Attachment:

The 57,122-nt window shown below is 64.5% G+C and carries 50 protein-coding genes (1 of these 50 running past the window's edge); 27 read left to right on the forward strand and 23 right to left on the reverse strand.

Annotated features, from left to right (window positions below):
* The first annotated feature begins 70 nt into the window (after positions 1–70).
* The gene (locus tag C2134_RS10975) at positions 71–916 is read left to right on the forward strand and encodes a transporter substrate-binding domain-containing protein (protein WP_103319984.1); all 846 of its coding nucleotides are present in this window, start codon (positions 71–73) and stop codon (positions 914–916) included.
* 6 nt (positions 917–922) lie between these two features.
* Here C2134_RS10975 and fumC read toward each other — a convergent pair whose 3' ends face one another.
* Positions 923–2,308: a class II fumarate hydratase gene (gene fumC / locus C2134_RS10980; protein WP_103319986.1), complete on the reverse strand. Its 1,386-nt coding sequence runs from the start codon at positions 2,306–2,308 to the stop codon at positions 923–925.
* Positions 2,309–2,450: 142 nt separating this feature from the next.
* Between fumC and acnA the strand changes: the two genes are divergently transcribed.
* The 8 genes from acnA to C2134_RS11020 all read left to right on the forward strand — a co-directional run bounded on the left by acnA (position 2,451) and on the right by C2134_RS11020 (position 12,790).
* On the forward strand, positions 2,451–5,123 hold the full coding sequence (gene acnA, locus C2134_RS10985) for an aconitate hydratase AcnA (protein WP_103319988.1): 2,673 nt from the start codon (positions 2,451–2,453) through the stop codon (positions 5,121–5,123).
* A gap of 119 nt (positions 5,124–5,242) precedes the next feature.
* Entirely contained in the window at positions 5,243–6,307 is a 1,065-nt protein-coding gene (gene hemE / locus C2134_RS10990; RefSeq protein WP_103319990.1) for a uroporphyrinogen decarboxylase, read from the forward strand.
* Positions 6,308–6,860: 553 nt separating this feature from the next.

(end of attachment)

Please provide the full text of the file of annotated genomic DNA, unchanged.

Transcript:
The 57,122-nt window shown below is 64.5% G+C and carries 50 protein-coding genes (1 of these 50 running past the window's edge); 27 read left to right on the forward strand and 23 right to left on the reverse strand.

Annotated features, from left to right (window positions below):
* The first annotated feature begins 70 nt into the window (after positions 1–70).
* The gene (locus tag C2134_RS10975) at positions 71–916 is read left to right on the forward strand and encodes a transporter substrate-binding domain-containing protein (protein WP_103319984.1); all 846 of its coding nucleotides are present in this window, start codon (positions 71–73) and stop codon (positions 914–916) included.
* 6 nt (positions 917–922) lie between these two features.
* Here C2134_RS10975 and fumC read toward each other — a convergent pair whose 3' ends face one another.
* Positions 923–2,308: a class II fumarate hydratase gene (gene fumC / locus C2134_RS10980; protein WP_103319986.1), complete on the reverse strand. Its 1,386-nt coding sequence runs from the start codon at positions 2,306–2,308 to the stop codon at positions 923–925.
* Positions 2,309–2,450: 142 nt separating this feature from the next.
* Between fumC and acnA the strand changes: the two genes are divergently transcribed.
* The 8 genes from acnA to C2134_RS11020 all read left to right on the forward strand — a co-directional run bounded on the left by acnA (position 2,451) and on the right by C2134_RS11020 (position 12,790).
* On the forward strand, positions 2,451–5,123 hold the full coding sequence (gene acnA, locus C2134_RS10985) for an aconitate hydratase AcnA (protein WP_103319988.1): 2,673 nt from the start codon (positions 2,451–2,453) through the stop codon (positions 5,121–5,123).
* A gap of 119 nt (positions 5,124–5,242) precedes the next feature.
* Entirely contained in the window at positions 5,243–6,307 is a 1,065-nt protein-coding gene (gene hemE / locus C2134_RS10990; RefSeq protein WP_103319990.1) for a uroporphyrinogen decarboxylase, read from the forward strand.
* Positions 6,308–6,860: 553 nt separating this feature from the next.